Finally, the results derived from these experiments reveal important insights into how the peripheral endocannabinoid system works in controlling pain. Some studies have reported hyperalgesia in response to systemically administered antagonists at cannabinoid receptors, whereas several others have reported evidence against a role for the endocannabinoid system in the tonic inhibition of pain1. Global, classical CB1 knockout mice from two different genetic backgrounds have yielded conflicting results in this regard7,8. Therefore, the role of the endocannabinoid system in the tonic regulation of physiological pain has remained unclear. Our conditional gene targeting strategy has revealed that CB1 expressed by primary nociceptors mediates an inhibitory tone on nociceptive activity in naive states. Nevertheless, a note of caution is warranted in directly comparing the phenotype of SNS-CB1− mice with those of previously reported mutants because of potential differences in genetic background. Consistent with the increased pain sensitivity in SNS-CB1− mice, endocannabinoids were detectable in peripheral tissues of naive mice and their abundance increased severalfold locally in the skin after inflammation or in nerve stumps after nerve injury. In contrast, persistent activation of nociceptors did not lead to elevated abundance of endocannabinoids in the vicinity of their central terminals in the spinal cord. We conclude, therefore, that the peripheral endocannabinoid system is an important component of endogenous pain control mechanisms.
The pain phenotypes and the near-complete and complete loss of systemic cannabinoid-induced analgesia in SNS-CB1− and CB1− mice, respectively, suggest that CB1 receptors are a major target for pain control via endocannabinoids and exogenous cannabinoids in vivo. CB2 cannabinoid receptors expressed on immune cells and in the nervous system have also been implicated in cannabinoid analgesia1,9. Our study was not designed to elucidate the relative contributions of CB1 and CB2, and it is possible that CB1, CB2, as yet unidentified cannabinoid receptors45 and potential synergistic effects between them contribute to cannabinoid analgesia.
In summary, our results show that by targeting CB1 expressed on the peripheral axons of primary sensory neurons, substantial analgesia can be achieved in somatic and visceral pain, as well as in inflammatory and neuropathic pain. Taken together with previous reports9,19–22,30,42–44, this study presents a strong basis for the design of novel synthetic cannabinoids that do not cross the blood-brain barrier as a new class of peripherally acting analgesics without the psychotropic liability of centrally acting CB1 agonists.
Mice homozygous for the floxed allele of the mouse Cnr1 gene, which encodes the cannabinoid receptor 1 (CB1fl mice), have been described previously11. CB1fl mice were crossed with SNS-Cre mice12 to obtain homozygous CB1fl;SNS-Cre+ and CB1fl mice (control littermates). Genotyping was done on mouse genomic tail DNA using sense primer 5′-GCTGTCTCTGGTCCTCTTCTTAAA-3′ and antisense primer 5′-GGTGTC ACCTCTGAAAACAGA-3′ to detect the Cnr1 floxed allele, and sense primer 5′-GAAAGCAGCCATGTCCAATTTACTGACCGTAC-3′ and antisense primer 5′- GCGCGCCTGAAGATATAGAAGA-3′ to detect SNS-Cre transgene expression. Both SNS-Cre and CB1fl mice were backcrossed individually into the C57BL/6 background for more than eight generations before being crossed with each other. Mice lacking CB1 globally (CB1−mice)13 and their wild-type littermates had the genetic background C57Bl/6-N. SNS-Cre mice and their corresponding wild-type littermates had the background C57Bl/6-J. SNS-CB1− mice and their CB1fl littermates had the background C57BL/6-J mixed with C57Bl6-N. Littermates were used in all experiments to control for background effects. All animal use procedures were in accordance with ethical guidelines imposed by the local governing body (Regierungspräsidium Karlsruhe, Germany). All behavioral measurements were done in awake, unrestrained, age-matched male mice that were more than 3 months old by individuals who were blinded to the genotype of the mice being analyzed (see Supplementary Methods online for details).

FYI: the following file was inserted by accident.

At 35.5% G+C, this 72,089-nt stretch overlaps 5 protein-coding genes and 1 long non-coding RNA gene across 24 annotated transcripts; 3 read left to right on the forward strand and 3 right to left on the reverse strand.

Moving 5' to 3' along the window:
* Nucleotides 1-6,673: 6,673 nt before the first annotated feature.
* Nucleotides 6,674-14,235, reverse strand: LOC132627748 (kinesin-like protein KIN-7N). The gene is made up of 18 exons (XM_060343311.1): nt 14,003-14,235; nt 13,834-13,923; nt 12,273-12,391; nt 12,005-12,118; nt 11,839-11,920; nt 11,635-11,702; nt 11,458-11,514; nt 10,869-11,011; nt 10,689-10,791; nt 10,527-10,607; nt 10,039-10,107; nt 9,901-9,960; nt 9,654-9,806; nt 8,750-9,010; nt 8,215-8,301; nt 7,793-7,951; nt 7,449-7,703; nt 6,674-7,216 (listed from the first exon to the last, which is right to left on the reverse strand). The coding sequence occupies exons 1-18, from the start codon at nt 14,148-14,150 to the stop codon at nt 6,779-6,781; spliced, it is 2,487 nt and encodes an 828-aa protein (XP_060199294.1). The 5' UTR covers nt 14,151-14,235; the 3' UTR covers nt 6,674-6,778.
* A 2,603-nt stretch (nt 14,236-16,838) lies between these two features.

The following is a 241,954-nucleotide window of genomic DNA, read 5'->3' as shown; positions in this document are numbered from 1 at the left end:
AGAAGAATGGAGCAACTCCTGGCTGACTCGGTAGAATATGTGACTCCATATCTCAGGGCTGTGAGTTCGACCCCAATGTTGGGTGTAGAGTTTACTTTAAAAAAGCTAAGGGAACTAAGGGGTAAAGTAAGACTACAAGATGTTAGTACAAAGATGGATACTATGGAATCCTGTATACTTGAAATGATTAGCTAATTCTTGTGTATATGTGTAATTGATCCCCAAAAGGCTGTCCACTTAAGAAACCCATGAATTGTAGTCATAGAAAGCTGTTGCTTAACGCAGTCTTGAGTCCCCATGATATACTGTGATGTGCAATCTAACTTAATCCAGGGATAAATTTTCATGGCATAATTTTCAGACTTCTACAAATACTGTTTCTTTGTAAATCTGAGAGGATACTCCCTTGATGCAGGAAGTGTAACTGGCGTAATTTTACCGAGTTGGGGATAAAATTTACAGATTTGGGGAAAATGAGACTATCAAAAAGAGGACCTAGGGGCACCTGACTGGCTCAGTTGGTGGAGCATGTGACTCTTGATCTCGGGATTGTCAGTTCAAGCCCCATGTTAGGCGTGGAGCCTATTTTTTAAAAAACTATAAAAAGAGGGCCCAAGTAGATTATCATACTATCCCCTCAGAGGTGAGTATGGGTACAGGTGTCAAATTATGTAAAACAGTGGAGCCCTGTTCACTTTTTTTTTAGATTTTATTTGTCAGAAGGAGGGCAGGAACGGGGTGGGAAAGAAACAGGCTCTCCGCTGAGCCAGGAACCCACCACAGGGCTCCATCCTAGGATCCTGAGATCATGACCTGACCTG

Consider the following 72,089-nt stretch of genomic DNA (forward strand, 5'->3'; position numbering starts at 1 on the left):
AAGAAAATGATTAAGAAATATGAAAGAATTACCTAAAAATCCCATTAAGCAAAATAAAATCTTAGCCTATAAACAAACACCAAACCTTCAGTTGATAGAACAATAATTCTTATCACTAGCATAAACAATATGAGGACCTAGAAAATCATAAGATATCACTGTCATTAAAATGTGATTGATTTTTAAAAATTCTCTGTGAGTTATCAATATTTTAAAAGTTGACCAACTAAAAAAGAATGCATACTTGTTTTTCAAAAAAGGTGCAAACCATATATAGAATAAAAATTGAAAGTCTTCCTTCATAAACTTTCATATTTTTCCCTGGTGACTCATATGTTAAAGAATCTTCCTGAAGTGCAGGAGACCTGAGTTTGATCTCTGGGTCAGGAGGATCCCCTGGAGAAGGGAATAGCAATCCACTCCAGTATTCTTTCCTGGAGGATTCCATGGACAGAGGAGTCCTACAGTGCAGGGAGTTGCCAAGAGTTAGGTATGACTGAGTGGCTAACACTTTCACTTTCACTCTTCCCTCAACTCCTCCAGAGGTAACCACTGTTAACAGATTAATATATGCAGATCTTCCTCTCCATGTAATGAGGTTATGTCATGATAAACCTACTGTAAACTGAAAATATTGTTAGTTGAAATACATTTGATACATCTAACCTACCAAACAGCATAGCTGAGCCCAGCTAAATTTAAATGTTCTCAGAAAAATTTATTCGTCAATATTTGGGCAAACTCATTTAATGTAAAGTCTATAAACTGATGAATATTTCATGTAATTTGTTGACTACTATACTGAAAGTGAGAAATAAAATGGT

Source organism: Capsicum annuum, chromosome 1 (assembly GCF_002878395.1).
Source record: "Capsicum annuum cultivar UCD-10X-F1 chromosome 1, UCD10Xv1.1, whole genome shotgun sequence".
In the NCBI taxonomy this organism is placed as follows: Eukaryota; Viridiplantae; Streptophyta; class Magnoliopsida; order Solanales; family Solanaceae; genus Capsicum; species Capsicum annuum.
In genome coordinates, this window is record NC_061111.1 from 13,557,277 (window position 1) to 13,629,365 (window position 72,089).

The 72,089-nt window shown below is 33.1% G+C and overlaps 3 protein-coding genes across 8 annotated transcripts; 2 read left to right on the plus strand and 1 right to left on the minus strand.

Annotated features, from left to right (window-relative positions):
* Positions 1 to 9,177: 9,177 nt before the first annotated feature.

For measuring endocannabinoid levels, mice were decapitated and their paws, spinal cords, nerves or skin were rapidly removed and frozen in liquid nitrogen (Supplementary Methods). Endocannabinoid levels were determined by liquid chromatography/mass spectrometry as described previously46.
A total of 32 mice (17 CB1fl and 15 SNS-CB1−) were used in the electrophysiological investigations. An in vitro skin-nerve preparation18 was used to study the properties of the afferent fibers that innervate the skin in the inflamed area 24 h after CFA inoculation (20 μl; Supplementary Methods).
All data are presented as mean ± s.e.m. Analysis of variance (ANOVA) for random measures was carried out, followed by post hoc Fisher’s test or Dunnett’s test to determine statistically significant differences for all data with the exception of nerve recordings (below). P < 0.05 was considered significant. To compare activation thresholds of populations of C-fibers across mice, we used χ2 analysis.
Additional details on methods are provided in the Supplementary Methods.
Note: Supplementary information is available on the Nature Neuroscience website.
The authors are grateful towards H.-J. Wrede and J. Harvey-White for expert technical assistance and towards S. Offermanns for comments on an earlier version of this manuscript. This work was supported by an Emmy Noether Program grant and a Klinische Forschergruppe 107 grant from the Deutsche Forschungsgemeinschaft (DFG) to R.K., a DFG grant to B.L., US National Institutes of Health (NIH) grants NS039518 and NS 038253 to C.J.W. and DA11322 and DA00286 to K.M., an Intramural Research Program grant of NIH to P.P. and G.K., and a P18444 grant from the Fonds zur Förderung der Wissenschaftlichen Forschung to M.K.
COMPETING INTERESTS STATEMENT
The authors declare no competing financial interests.